Evidence mounts that humankind is changing the Earth's energy balance. The change in energy balance is attributable to the build-up in the atmosphere of greenhouse gases (GHGs) that partially trap outgoing long-wave radiation – that is, radiation given off by the Earth as a result of absorbing solar (short-wave) radiation. There is still some debate as to how much of the change in energy balance has shown up to date in the form of changes in climate-related variables such as global average temperature and precipitation–evaporation patterns. But there is overwhelming evidence that some GHG-induced change has occurred, as distinct from changes attributable to natural phenomena (solar or volcanic) or factors affecting long-term variability in the earth's climate (Solomon et al. 2007). We also know that at least some (perhaps half) of the imbalance is temporarily hidden – stored in the oceans (Hansen and Nazarenko 2005). Almost certainly as the twenty-first century progresses the climatological evidence of human-induced change will mount – and so will the impacts on the environment and vulnerable aspects of the economy and society.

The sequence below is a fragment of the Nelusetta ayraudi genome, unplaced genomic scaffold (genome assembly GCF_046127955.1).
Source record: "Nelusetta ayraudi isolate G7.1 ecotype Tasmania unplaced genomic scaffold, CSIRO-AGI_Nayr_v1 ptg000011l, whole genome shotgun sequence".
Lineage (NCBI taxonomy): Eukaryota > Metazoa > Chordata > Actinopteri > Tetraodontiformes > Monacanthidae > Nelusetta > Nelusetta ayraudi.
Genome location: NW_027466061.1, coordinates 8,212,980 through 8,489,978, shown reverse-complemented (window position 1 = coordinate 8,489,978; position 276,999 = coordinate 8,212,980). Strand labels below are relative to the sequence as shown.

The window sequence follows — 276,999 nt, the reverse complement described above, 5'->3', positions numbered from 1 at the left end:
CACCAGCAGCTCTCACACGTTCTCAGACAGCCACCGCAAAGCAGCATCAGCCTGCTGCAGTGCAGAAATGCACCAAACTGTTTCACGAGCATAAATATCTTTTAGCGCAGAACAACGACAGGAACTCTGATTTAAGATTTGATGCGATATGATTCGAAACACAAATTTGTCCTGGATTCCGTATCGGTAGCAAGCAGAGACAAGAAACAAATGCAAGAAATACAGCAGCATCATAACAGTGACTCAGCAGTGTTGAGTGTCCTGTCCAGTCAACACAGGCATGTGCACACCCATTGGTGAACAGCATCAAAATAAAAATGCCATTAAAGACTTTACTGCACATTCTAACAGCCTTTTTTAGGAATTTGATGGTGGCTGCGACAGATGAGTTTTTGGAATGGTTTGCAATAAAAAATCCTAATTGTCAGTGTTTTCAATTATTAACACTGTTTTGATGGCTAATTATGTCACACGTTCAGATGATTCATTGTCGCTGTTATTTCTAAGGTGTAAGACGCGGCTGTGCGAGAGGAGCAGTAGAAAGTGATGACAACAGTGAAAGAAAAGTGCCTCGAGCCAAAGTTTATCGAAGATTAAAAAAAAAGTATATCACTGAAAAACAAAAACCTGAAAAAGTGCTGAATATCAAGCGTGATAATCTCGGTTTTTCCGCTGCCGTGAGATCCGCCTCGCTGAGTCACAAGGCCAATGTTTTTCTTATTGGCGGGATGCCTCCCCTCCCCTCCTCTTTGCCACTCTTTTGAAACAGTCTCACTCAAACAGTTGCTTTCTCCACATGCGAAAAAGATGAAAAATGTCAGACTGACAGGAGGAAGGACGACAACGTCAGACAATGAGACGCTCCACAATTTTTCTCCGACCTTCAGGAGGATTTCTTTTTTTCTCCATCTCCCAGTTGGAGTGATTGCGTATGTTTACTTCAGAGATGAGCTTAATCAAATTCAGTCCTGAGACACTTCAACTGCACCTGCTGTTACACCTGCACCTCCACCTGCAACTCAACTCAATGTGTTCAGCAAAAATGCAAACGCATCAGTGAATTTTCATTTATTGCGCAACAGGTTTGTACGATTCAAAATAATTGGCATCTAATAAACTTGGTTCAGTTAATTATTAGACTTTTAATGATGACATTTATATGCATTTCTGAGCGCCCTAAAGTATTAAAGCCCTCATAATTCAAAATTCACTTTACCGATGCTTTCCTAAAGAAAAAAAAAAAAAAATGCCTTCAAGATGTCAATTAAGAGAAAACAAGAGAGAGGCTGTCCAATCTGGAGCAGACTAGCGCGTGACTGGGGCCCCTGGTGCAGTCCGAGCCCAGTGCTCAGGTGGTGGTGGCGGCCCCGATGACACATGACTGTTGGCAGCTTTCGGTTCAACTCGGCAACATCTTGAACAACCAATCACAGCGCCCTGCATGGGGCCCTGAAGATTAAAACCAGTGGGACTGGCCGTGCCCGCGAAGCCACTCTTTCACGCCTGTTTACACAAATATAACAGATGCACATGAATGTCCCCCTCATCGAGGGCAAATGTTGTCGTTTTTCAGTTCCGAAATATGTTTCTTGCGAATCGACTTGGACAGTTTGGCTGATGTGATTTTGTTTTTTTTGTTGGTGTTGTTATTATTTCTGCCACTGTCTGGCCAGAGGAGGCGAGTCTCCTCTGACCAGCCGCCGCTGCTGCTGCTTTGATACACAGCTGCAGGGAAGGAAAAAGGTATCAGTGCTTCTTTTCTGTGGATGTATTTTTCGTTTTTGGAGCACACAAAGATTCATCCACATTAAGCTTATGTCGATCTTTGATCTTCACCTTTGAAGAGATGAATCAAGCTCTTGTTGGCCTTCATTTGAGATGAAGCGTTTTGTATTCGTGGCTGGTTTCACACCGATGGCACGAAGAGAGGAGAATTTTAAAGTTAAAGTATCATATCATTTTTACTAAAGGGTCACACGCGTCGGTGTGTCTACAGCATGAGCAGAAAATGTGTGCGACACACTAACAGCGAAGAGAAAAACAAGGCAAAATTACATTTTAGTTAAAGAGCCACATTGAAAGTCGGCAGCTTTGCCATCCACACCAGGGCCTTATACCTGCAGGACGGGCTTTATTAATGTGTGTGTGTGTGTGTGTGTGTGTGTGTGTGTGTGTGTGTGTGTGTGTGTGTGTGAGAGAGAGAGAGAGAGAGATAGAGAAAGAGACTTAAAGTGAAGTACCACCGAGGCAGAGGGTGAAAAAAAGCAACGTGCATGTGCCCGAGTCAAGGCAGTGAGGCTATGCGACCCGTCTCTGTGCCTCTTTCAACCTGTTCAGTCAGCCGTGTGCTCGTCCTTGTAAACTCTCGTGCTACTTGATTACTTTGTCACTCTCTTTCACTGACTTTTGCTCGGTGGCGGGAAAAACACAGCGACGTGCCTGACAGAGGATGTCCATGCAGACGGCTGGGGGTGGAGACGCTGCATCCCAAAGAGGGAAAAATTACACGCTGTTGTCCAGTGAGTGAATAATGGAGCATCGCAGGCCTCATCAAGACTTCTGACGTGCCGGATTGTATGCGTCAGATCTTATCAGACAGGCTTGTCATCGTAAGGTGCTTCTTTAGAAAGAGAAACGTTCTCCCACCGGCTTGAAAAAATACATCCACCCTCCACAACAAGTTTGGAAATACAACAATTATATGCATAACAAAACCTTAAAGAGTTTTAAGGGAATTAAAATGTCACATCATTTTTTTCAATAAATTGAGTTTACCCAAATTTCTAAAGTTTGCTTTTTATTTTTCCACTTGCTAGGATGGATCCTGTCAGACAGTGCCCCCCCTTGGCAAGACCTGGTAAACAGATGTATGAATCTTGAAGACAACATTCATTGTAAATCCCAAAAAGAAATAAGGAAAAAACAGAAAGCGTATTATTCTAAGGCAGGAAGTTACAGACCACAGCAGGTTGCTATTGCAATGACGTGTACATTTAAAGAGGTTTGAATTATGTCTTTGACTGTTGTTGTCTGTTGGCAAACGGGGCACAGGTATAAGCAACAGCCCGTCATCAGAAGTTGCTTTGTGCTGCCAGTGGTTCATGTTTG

There are ongoing attempts to frame a climate policy to succeed the Kyoto Protocol. Unless there is an epiphany in climate policy thinking, the emphasis will be on how much to do in the next period, rather than how to do it.